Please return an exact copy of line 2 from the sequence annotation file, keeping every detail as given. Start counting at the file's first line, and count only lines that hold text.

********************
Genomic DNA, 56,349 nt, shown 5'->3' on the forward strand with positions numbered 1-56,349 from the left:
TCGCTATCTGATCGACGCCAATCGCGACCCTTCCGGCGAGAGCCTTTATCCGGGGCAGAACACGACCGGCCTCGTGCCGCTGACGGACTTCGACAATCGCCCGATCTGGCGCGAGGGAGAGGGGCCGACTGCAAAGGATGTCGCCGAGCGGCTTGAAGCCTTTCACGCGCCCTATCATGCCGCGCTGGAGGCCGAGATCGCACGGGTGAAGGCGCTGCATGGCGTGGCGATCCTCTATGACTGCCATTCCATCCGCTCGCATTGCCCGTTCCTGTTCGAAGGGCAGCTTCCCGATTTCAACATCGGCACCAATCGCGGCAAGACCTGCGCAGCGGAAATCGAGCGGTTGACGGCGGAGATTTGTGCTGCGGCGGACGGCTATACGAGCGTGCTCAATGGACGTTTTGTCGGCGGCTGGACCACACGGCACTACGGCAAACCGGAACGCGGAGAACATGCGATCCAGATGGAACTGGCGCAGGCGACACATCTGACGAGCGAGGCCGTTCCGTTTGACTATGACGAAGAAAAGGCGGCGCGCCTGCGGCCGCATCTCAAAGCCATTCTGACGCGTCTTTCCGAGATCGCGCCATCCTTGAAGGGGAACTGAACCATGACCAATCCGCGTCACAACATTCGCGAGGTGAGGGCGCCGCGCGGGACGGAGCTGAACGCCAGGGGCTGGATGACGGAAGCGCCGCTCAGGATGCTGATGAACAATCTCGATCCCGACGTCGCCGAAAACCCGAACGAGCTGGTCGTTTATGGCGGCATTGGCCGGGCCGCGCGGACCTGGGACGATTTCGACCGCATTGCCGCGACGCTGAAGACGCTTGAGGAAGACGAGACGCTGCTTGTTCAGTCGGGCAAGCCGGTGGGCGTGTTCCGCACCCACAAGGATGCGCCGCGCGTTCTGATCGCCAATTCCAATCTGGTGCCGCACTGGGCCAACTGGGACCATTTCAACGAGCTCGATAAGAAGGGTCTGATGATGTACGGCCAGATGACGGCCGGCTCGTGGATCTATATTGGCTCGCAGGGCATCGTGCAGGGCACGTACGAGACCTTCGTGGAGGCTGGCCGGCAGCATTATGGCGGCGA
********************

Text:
TCGCTATCTGATCGACGCCAATCGCGACCCTTCCGGCGAGAGCCTTTATCCGGGGCAGAACACGACCGGCCTCGTGCCGCTGACGGACTTCGACAATCGCCCGATCTGGCGCGAGGGAGAGGGGCCGACTGCAAAGGATGTCGCCGAGCGGCTTGAAGCCTTTCACGCGCCCTATCATGCCGCGCTGGAGGCCGAGATCGCACGGGTGAAGGCGCTGCATGGCGTGGCGATCCTCTATGACTGCCATTCCATCCGCTCGCATTGCCCGTTCCTGTTCGAAGGGCAGCTTCCCGATTTCAACATCGGCACCAATCGCGGCAAGACCTGCGCAGCGGAAATCGAGCGGTTGACGGCGGAGATTTGTGCTGCGGCGGACGGCTATACGAGCGTGCTCAATGGACGTTTTGTCGGCGGCTGGACCACACGGCACTACGGCAAACCGGAACGCGGAGAACATGCGATCCAGATGGAACTGGCGCAGGCGACACATCTGACGAGCGAGGCCGTTCCGTTTGACTATGACGAAGAAAAGGCGGCGCGCCTGCGGCCGCATCTCAAAGCCATTCTGACGCGTCTTTCCGAGATCGCGCCATCCTTGAAGGGGAACTGAACCATGACCAATCCGCGTCACAACATTCGCGAGGTGAGGGCGCCGCGCGGGACGGAGCTGAACGCCAGGGGCTGGATGACGGAAGCGCCGCTCAGGATGCTGATGAACAATCTCGATCCCGACGTCGCCGAAAACCCGAACGAGCTGGTCGTTTATGGCGGCATTGGCCGGGCCGCGCGGACCTGGGACGATTTCGACCGCATTGCCGCGACGCTGAAGACGCTTGAGGAAGACGAGACGCTGCTTGTTCAGTCGGGCAAGCCGGTGGGCGTGTTCCGCACCCACAAGGATGCGCCGCGCGTTCTGATCGCCAATTCCAATCTGGTGCCGCACTGGGCCAACTGGGACCATTTCAACGAGCTCGATAAGAAGGGTCTGATGATGTACGGCCAGATGACGGCCGGCTCGTGGATCTATATTGGCTCGCAGGGCATCGTGCAGGGCACGTACGAGACCTTCGTGGAGGCTGGCCGGCAGCATTATGGCGGCGA